9th Circuit Court of Appeals Holds Employees Who Quit After Announcement of Plant Closing Are Entitled To WARN Act Notice

The United States Court of Appeals for the Ninth Circuit as recently faced with a question of first impression under the federal Workers’ Adjustment and Retraining Notification (WARN) Act — whether  employees who leave a job because a business is closing have “voluntarily departed” within the meaning of the statute. In Collins v. Gee West Seattle, LLC issued January 21, 2011, the court answered the question in the negative and held that such employees are entitled to receive the sixty days’ notice required by the statute. 

The case arose out of a claim by approximately 150 employees that an auto dealership had failed to provide them with the required notice in advance of closing its facilities, by announcing on September 26, 2007 that it would be “closing its doors” only ten days later. By October 5, 2007, only 30 employees remained, and the company shut its doors that day. The suit was brought on the ground that the dealership failed to provide the required notice to each “affected employee,” which the statute defines as anyone who “may reasonably be expected to experience an employment loss as a consequence of a plant closing.” “Employment loss” is in turn defined as an employment termination other than a discharge for cause, retirement, or “voluntary departure.”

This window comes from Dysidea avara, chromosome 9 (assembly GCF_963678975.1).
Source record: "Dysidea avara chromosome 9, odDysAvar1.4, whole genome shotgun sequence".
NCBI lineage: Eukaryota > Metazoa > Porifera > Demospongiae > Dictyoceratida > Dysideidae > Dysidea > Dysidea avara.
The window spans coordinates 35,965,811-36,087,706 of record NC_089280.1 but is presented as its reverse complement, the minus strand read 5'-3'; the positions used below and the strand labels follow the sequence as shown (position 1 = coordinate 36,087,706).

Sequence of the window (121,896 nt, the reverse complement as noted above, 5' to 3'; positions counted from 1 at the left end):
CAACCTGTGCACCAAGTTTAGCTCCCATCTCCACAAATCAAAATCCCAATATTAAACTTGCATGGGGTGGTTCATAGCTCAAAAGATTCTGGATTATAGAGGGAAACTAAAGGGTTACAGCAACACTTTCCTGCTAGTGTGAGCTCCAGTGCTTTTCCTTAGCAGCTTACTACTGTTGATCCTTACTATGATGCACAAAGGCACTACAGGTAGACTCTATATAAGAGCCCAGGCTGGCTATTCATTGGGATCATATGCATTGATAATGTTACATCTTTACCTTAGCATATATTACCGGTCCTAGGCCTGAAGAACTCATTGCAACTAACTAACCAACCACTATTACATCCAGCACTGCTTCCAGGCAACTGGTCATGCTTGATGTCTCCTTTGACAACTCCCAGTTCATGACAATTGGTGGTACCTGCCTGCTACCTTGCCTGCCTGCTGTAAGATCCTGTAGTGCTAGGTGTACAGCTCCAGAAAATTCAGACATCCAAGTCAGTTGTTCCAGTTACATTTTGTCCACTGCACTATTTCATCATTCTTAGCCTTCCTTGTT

The district court dismissed the case on the ground that the 120 employees who left their jobs before October 5 did not suffer an “employment loss” because they “voluntarily departed” their jobs, and that the statutory notice was therefore not required because there was no “plant closing” resulting in job losses for at least 50 employees within a 30-day period as is required to trigger the statute. However, the Ninth Circuit disagreed with this interpretation and held that it was inconsistent with the purpose and structure of the statute, which is to provide time to employees who lose their jobs as a result of a plant closing to find new employment without “being pressured to mitigate damages by taking any job offered.” The employees were accordingly permitted to proceed with their claim against the dealership for failing to provide them with the required notice, and to seek recovery of back pay and benefits for the full sixty days. 

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